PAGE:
The score of this show is one I never listen to, but love seeing it live. Gypsy is often considered one of the first “book musicals”, which is a solid claim because all the songs do something to progress the plot along (there are no “big” dance numbers or anything like that). Mallory Michaellan (as “adult” June), Lucia Williams (“Baby” June) and Felicia Niebel (“Baby” Louise) do great at doing bad as we watch the girls awkwardly go through their mother’s one-note (and nauseatingly patriotic) routines. The Junes have all the right “child beauty pageant winner” enthusiasm while the Louises are appropriately awkward. Zach Trimmer (as one of June’s chorus boys) has a great solo number in “All I Need is the Girl”, showcasing his fine footwork and strong vocals. The show is hilariously stopped in Act 2 by a trio of veteran strippers who explain to Louise “You Gotta Get a Gimmick”, played by Amma Osei, Ruth Pferdehirt, and Susan Cella (who has had roles in all the CLO productions this year, but this is by far the funniest).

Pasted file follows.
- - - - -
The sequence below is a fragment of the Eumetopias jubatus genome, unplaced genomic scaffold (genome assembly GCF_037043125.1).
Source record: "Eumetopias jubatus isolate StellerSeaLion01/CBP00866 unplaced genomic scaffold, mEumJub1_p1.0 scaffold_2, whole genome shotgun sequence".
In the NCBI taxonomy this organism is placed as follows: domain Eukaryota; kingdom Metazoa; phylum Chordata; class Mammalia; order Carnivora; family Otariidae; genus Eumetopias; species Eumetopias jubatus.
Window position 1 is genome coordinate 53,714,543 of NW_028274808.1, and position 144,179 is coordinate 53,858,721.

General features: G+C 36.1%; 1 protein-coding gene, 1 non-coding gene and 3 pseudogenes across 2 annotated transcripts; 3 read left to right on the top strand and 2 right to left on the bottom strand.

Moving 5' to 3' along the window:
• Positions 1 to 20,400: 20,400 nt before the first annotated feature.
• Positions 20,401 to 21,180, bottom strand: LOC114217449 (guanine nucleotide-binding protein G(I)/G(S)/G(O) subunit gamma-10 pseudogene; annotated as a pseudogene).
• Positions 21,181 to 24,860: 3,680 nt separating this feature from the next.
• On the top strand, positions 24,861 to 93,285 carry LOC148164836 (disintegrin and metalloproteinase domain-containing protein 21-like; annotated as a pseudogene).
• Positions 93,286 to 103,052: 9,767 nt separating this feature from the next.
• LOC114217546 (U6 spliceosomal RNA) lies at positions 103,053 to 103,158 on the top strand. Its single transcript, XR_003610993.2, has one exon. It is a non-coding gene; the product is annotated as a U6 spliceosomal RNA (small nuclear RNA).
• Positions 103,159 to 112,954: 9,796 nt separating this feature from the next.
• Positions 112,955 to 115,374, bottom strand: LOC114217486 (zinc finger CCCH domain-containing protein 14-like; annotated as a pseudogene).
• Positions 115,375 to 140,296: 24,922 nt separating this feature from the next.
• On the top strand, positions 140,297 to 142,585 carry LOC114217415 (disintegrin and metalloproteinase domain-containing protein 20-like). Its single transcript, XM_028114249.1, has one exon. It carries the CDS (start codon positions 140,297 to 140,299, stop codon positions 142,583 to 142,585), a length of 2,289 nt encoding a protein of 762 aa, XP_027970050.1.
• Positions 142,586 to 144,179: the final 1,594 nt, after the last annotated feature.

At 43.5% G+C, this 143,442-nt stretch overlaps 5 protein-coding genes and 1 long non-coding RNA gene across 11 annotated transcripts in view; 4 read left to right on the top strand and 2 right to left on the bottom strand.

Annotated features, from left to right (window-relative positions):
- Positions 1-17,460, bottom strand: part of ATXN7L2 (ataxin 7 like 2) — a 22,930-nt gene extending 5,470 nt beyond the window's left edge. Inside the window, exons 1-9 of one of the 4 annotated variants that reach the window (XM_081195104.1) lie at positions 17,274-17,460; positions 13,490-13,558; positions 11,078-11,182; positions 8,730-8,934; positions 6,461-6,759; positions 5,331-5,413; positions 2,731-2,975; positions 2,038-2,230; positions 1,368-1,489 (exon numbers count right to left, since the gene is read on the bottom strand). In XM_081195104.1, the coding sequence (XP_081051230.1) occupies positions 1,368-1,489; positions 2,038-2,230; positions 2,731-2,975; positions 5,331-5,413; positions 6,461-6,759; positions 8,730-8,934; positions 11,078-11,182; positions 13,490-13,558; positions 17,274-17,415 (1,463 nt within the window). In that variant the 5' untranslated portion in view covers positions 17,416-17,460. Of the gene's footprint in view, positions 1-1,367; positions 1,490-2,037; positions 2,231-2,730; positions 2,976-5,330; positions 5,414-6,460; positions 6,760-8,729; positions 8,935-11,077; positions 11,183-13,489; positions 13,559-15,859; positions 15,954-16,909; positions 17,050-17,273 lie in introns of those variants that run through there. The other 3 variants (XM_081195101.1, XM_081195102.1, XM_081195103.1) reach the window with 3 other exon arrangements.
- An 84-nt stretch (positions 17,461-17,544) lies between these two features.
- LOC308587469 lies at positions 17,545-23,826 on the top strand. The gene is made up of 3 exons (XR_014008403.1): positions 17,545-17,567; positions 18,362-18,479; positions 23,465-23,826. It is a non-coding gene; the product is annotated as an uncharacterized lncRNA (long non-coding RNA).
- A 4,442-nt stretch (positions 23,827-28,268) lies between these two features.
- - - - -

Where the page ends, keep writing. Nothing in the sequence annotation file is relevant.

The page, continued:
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And of course the show is brought to a close with Rose performing “Rose’s Turn”, the cathartic eleven o’clock number that this show and this character need to make it the amazing experience that it is. Zimmer puts Rose through the ringer here, and her use of speak-singing in certain places of the song has a wonderful effect of showcasing her character’s angry slide into self-realization. Gypsy is a popular classic for a reason and I highly recommend going to check it out. If nothing else, maybe you’ll end up appreciating your own mother more.